Great post! I think the fact that 56% of Blue Apron’s customers make over $100,000 is telling. These are professionals who want to cook, but don’t have time to pick out a recipe, go shopping, and do all the minor prep work involved in cooking. In my opinion, if they want to beat their competitors, they should stick to time saving value creation and figure out how to get their meal prep and cleanup times down.
Great post! There’s a recent Planet Money podcast that I’d recommend where they profile the effects of Airbnb in New Orleans, and it provides some more examples of winners and losers in that case. The city was super lax at first with Airbnb regulation, which allowed many struggling entrepreneurs to make good living wages in the city and helped them fix up old, decrepit homes. On the other hand, some people complained that it was ruining the culture of the city because entire blocks of homes became rental properties and lifelong residents moved out while destructive bachelor parties moved in. The city then reactively passed super strict regulation and now they’re in an awkward situation where those entrepreneurs lost their source of income, and entire blocks of homes are sitting empty.
Great write up. Considering how efficient programmatic advertising is, I was surprised to see that it accounts for only 45% of online advertising right now. I’m curious to see where that number will top out at. Another random thought: with so many more advertising opportunities in the internet and smartphone age, I wonder if another offset to the loss of advertising jobs is the amount of people needed to create that content.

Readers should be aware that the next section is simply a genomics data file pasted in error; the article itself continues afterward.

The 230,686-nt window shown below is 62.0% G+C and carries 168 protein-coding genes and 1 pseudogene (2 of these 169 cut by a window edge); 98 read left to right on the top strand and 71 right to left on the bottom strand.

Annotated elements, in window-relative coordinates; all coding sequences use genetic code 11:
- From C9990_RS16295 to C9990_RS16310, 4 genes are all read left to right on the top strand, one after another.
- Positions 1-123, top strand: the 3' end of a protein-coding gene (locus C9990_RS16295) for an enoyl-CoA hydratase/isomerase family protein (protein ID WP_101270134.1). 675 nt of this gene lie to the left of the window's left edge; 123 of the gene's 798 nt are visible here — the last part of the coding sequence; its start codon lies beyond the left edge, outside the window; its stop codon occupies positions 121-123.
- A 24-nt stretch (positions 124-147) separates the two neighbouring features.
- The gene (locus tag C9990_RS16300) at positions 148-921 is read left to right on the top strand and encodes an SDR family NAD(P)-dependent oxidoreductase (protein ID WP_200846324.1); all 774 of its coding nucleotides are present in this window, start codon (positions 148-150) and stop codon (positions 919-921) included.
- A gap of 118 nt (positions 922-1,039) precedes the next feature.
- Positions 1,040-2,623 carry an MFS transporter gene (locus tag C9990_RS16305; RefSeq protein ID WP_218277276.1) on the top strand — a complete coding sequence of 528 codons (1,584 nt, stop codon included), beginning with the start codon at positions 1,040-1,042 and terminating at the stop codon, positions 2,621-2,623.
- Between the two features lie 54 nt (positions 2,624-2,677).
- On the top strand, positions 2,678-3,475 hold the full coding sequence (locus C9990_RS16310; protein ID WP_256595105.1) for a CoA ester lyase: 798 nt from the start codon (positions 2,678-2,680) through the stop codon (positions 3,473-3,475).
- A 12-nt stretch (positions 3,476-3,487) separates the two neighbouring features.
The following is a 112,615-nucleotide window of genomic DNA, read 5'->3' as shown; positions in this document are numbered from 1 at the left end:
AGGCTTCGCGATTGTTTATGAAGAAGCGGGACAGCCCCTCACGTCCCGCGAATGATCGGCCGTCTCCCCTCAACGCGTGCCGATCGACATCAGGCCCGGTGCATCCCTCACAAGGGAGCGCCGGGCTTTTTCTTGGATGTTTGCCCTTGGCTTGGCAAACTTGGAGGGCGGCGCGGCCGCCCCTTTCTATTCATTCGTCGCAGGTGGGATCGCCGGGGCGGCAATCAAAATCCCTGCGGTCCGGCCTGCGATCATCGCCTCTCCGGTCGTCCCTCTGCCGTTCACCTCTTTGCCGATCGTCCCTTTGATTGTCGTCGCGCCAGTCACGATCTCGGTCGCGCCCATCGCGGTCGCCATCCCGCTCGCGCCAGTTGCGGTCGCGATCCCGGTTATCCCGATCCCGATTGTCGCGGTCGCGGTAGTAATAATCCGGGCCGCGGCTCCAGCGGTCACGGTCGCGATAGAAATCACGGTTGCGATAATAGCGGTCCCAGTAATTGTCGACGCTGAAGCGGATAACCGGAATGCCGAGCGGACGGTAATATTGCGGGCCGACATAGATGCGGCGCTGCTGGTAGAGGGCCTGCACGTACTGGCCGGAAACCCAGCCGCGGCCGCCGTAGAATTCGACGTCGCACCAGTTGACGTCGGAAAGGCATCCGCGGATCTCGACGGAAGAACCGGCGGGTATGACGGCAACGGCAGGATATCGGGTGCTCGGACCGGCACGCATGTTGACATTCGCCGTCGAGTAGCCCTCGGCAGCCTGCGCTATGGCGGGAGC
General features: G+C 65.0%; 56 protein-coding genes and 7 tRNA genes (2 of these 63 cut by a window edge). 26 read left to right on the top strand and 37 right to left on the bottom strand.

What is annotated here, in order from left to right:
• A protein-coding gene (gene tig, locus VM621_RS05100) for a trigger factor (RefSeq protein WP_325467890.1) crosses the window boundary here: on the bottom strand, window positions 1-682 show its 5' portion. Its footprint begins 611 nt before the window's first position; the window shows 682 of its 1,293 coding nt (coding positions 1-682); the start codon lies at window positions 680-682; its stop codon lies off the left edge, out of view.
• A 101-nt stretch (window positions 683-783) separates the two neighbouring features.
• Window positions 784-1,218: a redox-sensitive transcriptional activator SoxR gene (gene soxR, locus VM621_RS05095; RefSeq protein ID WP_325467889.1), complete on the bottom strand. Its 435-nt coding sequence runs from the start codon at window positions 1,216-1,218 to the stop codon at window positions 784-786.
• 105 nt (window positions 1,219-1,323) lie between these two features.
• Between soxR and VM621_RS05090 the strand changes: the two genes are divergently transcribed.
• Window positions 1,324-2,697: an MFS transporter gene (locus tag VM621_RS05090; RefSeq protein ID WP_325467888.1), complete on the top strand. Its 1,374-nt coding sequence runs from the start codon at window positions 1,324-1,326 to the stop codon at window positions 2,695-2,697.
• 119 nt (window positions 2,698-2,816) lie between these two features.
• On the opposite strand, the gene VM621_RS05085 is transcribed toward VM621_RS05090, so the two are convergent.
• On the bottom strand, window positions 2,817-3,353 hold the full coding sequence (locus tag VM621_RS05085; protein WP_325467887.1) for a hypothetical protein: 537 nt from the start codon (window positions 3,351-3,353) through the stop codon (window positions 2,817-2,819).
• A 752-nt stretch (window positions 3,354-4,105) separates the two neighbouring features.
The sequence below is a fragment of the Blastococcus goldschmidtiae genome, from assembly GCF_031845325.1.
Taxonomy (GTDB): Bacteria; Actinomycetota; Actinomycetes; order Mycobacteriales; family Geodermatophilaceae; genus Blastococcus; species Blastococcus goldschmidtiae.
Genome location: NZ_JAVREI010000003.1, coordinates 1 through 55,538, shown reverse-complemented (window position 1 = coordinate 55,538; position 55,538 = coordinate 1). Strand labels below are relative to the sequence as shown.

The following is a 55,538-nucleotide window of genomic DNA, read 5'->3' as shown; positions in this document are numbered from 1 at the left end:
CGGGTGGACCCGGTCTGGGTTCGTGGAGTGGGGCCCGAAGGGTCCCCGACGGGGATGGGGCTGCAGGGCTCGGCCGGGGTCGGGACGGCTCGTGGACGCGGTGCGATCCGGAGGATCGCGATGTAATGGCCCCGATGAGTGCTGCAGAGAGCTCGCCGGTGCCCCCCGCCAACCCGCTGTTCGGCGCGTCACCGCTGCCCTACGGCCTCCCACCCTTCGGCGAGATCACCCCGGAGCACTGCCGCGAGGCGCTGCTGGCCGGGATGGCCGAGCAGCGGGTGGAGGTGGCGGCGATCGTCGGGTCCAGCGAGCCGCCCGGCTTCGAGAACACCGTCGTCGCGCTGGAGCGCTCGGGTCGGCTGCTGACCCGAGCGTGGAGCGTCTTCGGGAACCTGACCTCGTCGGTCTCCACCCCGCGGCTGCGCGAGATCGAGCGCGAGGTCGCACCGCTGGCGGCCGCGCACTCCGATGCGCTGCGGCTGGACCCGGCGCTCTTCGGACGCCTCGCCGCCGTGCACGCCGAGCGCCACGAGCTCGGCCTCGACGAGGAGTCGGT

Great post! I agree with kmh19 – it seems like advertising and targeting are contrary to the reasons why many original theSkimm users signed up. I wonder if the theSkimm can monetize better through events. Big events in large cities can likely be profitable, and as the user base grows they can probably add local events.
Great post! I see employee training as a the biggest value creation of this. The corporate training industry is $94 billion and growing, and firms are outsourcing that training more often .
Great write up! I’ve heard that Meg Whitman has compared Quibi content to a Dan Brown book, where each chapter takes a few minutes to read, but if you have time you can get lost reading several in one sitting. I think it’s an interesting concept, but I’m skeptical that that it will gain a large of share of viewer phone usage without something revolutionary. Hopefully their new short form video player can make the user experience much better than anything else out there.